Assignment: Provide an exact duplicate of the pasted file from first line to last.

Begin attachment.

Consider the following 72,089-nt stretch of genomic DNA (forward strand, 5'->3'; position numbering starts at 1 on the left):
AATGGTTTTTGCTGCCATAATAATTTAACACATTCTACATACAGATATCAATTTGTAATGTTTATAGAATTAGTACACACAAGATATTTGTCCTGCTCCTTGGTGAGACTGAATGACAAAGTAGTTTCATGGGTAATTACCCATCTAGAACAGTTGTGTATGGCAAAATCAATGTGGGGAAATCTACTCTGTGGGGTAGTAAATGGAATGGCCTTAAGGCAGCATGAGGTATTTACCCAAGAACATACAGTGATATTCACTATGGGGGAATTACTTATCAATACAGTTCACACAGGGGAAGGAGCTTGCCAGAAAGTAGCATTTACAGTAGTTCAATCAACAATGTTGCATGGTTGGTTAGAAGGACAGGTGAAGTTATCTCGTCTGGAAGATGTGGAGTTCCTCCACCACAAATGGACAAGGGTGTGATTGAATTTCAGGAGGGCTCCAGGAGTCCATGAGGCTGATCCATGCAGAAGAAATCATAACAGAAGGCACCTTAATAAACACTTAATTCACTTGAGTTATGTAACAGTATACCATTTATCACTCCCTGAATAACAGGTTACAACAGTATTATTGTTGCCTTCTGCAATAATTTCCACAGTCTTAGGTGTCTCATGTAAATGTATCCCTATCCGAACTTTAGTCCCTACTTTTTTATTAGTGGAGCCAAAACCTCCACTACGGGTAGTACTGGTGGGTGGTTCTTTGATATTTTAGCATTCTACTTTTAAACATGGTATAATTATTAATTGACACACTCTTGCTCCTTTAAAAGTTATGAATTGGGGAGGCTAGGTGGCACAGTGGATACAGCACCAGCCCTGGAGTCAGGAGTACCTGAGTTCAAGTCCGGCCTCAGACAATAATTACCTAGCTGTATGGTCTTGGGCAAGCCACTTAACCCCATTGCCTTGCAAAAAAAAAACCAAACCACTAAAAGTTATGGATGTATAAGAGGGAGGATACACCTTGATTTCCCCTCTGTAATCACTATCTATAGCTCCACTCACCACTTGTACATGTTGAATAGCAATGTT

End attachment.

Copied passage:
Consider the following 72,089-nt stretch of genomic DNA (forward strand, 5'->3'; position numbering starts at 1 on the left):
AATGGTTTTTGCTGCCATAATAATTTAACACATTCTACATACAGATATCAATTTGTAATGTTTATAGAATTAGTACACACAAGATATTTGTCCTGCTCCTTGGTGAGACTGAATGACAAAGTAGTTTCATGGGTAATTACCCATCTAGAACAGTTGTGTATGGCAAAATCAATGTGGGGAAATCTACTCTGTGGGGTAGTAAATGGAATGGCCTTAAGGCAGCATGAGGTATTTACCCAAGAACATACAGTGATATTCACTATGGGGGAATTACTTATCAATACAGTTCACACAGGGGAAGGAGCTTGCCAGAAAGTAGCATTTACAGTAGTTCAATCAACAATGTTGCATGGTTGGTTAGAAGGACAGGTGAAGTTATCTCGTCTGGAAGATGTGGAGTTCCTCCACCACAAATGGACAAGGGTGTGATTGAATTTCAGGAGGGCTCCAGGAGTCCATGAGGCTGATCCATGCAGAAGAAATCATAACAGAAGGCACCTTAATAAACACTTAATTCACTTGAGTTATGTAACAGTATACCATTTATCACTCCCTGAATAACAGGTTACAACAGTATTATTGTTGCCTTCTGCAATAATTTCCACAGTCTTAGGTGTCTCATGTAAATGTATCCCTATCCGAACTTTAGTCCCTACTTTTTTATTAGTGGAGCCAAAACCTCCACTACGGGTAGTACTGGTGGGTGGTTCTTTGATATTTTAGCATTCTACTTTTAAACATGGTATAATTATTAATTGACACACTCTTGCTCCTTTAAAAGTTATGAATTGGGGAGGCTAGGTGGCACAGTGGATACAGCACCAGCCCTGGAGTCAGGAGTACCTGAGTTCAAGTCCGGCCTCAGACAATAATTACCTAGCTGTATGGTCTTGGGCAAGCCACTTAACCCCATTGCCTTGCAAAAAAAAAACCAAACCACTAAAAGTTATGGATGTATAAGAGGGAGGATACACCTTGATTTCCCCTCTGTAATCACTATCTATAGCTCCACTCACCACTTGTACATGTTGAATAGCAATGTT